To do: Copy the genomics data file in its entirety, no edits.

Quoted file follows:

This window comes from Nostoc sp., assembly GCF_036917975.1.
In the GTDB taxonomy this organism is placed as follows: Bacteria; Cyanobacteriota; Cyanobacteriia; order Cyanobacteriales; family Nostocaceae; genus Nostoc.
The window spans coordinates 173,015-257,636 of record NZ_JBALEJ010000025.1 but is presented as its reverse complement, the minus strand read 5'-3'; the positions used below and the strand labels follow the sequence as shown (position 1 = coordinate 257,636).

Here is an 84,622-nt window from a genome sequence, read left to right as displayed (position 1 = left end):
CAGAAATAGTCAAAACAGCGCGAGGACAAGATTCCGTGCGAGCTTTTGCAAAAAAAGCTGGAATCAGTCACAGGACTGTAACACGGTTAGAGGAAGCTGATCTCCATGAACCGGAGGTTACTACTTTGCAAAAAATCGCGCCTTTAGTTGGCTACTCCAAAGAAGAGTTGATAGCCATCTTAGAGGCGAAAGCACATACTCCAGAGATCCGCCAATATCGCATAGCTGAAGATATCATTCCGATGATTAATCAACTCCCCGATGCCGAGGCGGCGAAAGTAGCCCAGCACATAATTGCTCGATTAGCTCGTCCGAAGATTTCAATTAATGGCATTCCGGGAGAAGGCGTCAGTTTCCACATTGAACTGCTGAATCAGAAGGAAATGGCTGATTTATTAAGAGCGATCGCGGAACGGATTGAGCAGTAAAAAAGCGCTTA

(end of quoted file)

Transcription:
This window comes from Nostoc sp., assembly GCF_036917975.1.
In the GTDB taxonomy this organism is placed as follows: Bacteria; Cyanobacteriota; Cyanobacteriia; order Cyanobacteriales; family Nostocaceae; genus Nostoc.
The window spans coordinates 173,015-257,636 of record NZ_JBALEJ010000025.1 but is presented as its reverse complement, the minus strand read 5'-3'; the positions used below and the strand labels follow the sequence as shown (position 1 = coordinate 257,636).

Here is an 84,622-nt window from a genome sequence, read left to right as displayed (position 1 = left end):
CAGAAATAGTCAAAACAGCGCGAGGACAAGATTCCGTGCGAGCTTTTGCAAAAAAAGCTGGAATCAGTCACAGGACTGTAACACGGTTAGAGGAAGCTGATCTCCATGAACCGGAGGTTACTACTTTGCAAAAAATCGCGCCTTTAGTTGGCTACTCCAAAGAAGAGTTGATAGCCATCTTAGAGGCGAAAGCACATACTCCAGAGATCCGCCAATATCGCATAGCTGAAGATATCATTCCGATGATTAATCAACTCCCCGATGCCGAGGCGGCGAAAGTAGCCCAGCACATAATTGCTCGATTAGCTCGTCCGAAGATTTCAATTAATGGCATTCCGGGAGAAGGCGTCAGTTTCCACATTGAACTGCTGAATCAGAAGGAAATGGCTGATTTATTAAGAGCGATCGCGGAACGGATTGAGCAGTAAAAAAGCGCTTA